In the recent episode of Running Man, Yoo Jae Suk brought up a playground analogy that connected to a lot of things I’ve been thinking about this past year: when you’re young, you play at a playground. As time passes, you realize that you can’t play on that playground anymore – it’s too small, you’re too big, and it’s not fun to play the same things again and again.
He uses this analogy to explain Running Man, a Korean variety show that’s been aired for 6 years but has been declining in popularity. The cast and the production team are working hard to revamp the show, but many of the Running Man members wonder if it is time for them to quit (please, no!) because they wonder how much longer they will be needed or loved on this show. As an avid Running Man watcher, this episode was very heart-warming for me to see because I got a to take a deeper look at the strong bonds within the Running Man team, which got me thinking about my own relationships with other people.
Growing up, I loved the term, “bff” (“best friends forever”). That acronym was scrawled in my yearbook entries and engraved in old friendship necklaces. What I was really in love with though, was the word, “forever”.
There was something beautifully enchanting about the word “forever”. In my mind, it was a glittering never-ending road in a starlit galaxy. Being “bff” with someone would be so amazing. Having your first love be your last love would be so touching. I wanted and hoped for all of my relationships with other people to last forever.
This fantasy of mine slowly diminished as I continued to grow up. I realized fast that it was hard to be anything “forever” with someone. They could move away, transfer schools, and then you don’t get to see or talk to each other as much anymore and slowly, you both become closer with someone new. They could find someone better, and then the feelings that were so strong in the beginning dwindles to nothing but a sweet memory.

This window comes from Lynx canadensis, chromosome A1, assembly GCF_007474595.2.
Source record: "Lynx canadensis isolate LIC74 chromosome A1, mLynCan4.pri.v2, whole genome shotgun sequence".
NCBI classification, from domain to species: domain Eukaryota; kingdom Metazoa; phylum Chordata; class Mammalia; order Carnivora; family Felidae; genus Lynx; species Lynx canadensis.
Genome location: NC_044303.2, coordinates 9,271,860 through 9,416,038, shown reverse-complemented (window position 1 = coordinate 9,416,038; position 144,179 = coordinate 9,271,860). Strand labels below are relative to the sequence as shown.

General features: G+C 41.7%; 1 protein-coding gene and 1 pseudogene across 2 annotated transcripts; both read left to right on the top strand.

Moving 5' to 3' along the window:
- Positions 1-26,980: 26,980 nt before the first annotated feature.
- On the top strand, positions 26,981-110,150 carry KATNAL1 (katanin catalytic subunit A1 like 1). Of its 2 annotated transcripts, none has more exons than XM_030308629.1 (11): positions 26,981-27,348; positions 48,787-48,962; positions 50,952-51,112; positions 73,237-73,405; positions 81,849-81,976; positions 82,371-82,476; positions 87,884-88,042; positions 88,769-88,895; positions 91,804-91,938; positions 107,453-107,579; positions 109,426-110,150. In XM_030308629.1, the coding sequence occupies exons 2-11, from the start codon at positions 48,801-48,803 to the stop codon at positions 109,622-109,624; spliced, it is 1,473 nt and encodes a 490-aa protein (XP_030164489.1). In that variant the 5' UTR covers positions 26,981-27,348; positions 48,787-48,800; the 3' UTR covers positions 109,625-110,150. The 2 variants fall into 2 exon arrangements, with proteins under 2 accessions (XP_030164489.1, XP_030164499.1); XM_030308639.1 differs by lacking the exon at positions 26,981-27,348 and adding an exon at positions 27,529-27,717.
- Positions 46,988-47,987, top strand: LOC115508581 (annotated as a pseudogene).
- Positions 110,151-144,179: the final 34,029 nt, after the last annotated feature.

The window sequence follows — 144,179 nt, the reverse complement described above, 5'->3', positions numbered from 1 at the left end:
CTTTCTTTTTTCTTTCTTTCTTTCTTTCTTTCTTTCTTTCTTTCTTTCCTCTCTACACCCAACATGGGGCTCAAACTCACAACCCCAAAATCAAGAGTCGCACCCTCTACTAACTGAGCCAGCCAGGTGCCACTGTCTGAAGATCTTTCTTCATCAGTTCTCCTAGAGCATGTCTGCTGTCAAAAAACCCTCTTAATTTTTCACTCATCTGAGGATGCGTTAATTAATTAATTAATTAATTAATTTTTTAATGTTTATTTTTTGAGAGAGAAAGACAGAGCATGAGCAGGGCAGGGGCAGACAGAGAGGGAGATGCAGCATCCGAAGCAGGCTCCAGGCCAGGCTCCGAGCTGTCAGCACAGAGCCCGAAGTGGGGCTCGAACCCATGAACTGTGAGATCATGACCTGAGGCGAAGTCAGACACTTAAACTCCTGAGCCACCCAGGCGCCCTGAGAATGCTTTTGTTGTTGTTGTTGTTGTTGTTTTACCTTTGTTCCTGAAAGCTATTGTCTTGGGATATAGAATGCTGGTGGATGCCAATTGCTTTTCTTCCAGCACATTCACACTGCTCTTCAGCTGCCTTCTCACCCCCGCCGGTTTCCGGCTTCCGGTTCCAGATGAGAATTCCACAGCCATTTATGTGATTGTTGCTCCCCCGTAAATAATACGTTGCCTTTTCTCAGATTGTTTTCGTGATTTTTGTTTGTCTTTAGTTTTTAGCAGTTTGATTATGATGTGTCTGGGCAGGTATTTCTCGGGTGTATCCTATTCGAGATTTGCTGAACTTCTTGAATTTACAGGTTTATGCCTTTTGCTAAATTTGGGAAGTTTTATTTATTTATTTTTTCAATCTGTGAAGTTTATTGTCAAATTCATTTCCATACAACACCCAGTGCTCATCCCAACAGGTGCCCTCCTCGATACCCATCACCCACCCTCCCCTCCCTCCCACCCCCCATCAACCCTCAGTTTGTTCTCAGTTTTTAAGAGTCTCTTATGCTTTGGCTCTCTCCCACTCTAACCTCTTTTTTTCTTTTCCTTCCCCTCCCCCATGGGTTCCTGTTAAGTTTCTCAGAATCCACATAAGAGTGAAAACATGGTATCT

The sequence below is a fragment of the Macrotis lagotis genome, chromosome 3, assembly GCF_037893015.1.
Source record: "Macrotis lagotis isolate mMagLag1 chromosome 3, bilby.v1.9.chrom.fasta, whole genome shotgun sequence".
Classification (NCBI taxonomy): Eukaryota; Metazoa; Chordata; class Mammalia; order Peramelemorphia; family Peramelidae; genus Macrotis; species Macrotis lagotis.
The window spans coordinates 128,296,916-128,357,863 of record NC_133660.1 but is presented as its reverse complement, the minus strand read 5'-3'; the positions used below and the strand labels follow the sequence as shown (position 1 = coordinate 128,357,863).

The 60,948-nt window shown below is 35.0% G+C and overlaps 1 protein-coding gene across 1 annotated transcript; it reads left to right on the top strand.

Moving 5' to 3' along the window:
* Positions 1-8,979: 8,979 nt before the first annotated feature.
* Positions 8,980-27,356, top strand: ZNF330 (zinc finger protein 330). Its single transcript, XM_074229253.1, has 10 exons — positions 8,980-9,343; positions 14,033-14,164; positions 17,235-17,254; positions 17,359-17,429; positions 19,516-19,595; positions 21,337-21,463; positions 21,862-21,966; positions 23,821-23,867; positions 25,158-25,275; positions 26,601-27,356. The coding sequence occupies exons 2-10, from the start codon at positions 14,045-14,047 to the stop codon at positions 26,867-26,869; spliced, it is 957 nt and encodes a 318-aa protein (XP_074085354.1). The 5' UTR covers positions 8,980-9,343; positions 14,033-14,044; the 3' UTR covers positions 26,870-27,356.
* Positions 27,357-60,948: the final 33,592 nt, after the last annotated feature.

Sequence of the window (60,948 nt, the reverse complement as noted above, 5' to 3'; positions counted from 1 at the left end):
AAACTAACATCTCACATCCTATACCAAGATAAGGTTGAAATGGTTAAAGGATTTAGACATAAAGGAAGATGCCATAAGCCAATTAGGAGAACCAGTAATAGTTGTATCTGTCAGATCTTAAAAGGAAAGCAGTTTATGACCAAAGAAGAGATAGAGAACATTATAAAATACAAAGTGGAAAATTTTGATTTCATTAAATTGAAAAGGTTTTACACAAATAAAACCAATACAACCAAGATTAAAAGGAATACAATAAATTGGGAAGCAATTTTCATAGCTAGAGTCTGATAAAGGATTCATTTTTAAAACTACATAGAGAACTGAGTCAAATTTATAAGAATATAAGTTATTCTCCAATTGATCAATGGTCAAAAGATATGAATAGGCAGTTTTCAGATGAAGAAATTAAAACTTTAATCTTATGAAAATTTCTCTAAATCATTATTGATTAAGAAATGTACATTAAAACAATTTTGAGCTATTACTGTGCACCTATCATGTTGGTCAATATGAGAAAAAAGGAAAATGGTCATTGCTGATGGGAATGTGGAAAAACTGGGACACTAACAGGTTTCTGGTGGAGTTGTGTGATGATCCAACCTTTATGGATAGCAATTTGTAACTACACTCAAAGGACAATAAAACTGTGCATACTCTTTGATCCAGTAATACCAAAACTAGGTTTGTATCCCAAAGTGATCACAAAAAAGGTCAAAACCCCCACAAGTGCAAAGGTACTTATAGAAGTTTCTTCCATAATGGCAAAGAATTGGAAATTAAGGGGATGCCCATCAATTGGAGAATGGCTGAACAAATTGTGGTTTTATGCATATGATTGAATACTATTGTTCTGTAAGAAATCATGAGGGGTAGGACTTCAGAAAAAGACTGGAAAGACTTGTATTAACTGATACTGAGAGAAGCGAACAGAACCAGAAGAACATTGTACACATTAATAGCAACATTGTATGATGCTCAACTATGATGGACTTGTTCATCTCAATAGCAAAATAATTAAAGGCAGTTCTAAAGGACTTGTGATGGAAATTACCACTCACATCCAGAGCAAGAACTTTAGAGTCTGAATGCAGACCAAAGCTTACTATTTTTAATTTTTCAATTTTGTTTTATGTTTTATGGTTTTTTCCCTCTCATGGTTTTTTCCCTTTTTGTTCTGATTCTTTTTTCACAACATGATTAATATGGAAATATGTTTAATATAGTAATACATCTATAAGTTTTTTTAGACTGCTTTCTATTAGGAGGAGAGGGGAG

But I still wanted to believe that a “forever” was possible. I told myself that as an adult, I could do it if I put effort into all my relationships. I could go see someone if I really wanted to, I had my own resources, my own time – no one will stop me. Once again, this altered fantasy of mine gradually collapsed. I realized sorely that even if I worked hard to maintain a relationship with someone, it would eventually flop if the other party didn’t put in effort. It was quite a devastating concept for me to accept: not everyone I want to remain in my life will remain in my life.
Just like how you can outgrow the playground you played in as a child, I wonder if you can also “outgrow” a person in your life. It makes sense because other people may be at different points in their life, so they may be seeking for different relationships than you. And while I still get saddened at the realization that these people may walk in and out of my life instead of staying for a while, I’ve reluctantly began to see a different type of beauty in the moments our paths cross.
The biggest difference is that I no longer see “forever” as this infinite path; it has become more of a feeling instead. In the moments our paths cross, I feel a sense of “forever”, whether that be singing to old songs in the car together, playing grounders at night in an empty playground, or just lying around being bored together. So years from now, even when our lives are all different and we are all different, won’t I still feel it when I think about it?
Some things don’t last forever, but some things do. Like a good song, or a good book, or a good memory you can take out and unfold in your darkest times, pressing down on the corners and peering in close, hoping you still recognize the person you see there.
― Sarah Dessen, This Lullaby